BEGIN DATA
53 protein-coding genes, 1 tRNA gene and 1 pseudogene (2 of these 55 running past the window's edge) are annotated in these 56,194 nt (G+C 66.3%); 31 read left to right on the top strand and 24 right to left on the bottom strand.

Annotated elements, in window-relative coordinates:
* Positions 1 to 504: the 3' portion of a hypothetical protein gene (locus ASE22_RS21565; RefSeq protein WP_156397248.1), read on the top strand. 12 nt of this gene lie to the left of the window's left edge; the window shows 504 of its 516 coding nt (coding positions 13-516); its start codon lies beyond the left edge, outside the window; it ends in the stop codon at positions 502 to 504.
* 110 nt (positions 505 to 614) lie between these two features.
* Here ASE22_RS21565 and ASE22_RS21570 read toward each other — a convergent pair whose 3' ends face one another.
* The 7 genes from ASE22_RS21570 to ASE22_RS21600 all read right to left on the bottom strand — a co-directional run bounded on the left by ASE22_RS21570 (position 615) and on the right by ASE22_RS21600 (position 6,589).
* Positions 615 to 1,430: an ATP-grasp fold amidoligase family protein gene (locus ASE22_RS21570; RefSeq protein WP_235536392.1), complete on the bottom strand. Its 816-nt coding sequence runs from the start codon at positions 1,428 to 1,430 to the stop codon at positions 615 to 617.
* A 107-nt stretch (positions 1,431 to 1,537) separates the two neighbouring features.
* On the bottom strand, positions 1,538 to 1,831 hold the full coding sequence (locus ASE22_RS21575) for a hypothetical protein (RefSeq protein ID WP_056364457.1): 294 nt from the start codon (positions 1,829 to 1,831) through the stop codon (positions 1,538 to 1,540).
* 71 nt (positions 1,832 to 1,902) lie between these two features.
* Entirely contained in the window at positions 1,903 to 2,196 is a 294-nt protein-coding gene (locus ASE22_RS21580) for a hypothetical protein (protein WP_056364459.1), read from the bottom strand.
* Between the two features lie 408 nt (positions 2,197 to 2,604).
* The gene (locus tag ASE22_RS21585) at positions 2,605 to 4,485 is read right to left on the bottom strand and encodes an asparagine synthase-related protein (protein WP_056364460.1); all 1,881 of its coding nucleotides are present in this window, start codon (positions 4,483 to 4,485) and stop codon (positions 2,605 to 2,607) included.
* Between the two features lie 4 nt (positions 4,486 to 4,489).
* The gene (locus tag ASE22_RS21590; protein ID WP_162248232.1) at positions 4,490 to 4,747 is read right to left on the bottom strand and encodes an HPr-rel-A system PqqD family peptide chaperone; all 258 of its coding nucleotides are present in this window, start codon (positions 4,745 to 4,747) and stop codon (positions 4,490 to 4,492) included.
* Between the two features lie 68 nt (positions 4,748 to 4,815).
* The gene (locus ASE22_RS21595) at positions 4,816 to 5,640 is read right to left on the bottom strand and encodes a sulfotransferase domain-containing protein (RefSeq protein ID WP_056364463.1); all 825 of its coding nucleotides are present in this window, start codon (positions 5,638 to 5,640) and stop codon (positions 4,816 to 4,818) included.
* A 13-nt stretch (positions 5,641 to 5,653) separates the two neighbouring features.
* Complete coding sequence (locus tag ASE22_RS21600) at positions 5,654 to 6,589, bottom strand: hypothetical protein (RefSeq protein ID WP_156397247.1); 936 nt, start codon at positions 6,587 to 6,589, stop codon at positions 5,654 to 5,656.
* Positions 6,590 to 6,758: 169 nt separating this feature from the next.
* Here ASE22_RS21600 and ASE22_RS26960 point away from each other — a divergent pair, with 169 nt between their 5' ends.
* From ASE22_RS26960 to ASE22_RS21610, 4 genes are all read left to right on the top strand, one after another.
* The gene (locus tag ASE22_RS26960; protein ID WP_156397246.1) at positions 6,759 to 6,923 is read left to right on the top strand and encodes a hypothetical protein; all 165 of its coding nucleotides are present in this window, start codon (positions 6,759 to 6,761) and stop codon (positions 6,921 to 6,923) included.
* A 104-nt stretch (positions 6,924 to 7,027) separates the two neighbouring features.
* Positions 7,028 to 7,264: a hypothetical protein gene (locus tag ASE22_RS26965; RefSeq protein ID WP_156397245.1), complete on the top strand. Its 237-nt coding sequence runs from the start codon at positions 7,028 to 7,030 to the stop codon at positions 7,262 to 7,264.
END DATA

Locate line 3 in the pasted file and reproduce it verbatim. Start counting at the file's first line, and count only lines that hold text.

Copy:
* Positions 1 to 504: the 3' portion of a hypothetical protein gene (locus ASE22_RS21565; RefSeq protein WP_156397248.1), read on the top strand. 12 nt of this gene lie to the left of the window's left edge; the window shows 504 of its 516 coding nt (coding positions 13-516); its start codon lies beyond the left edge, outside the window; it ends in the stop codon at positions 502 to 504.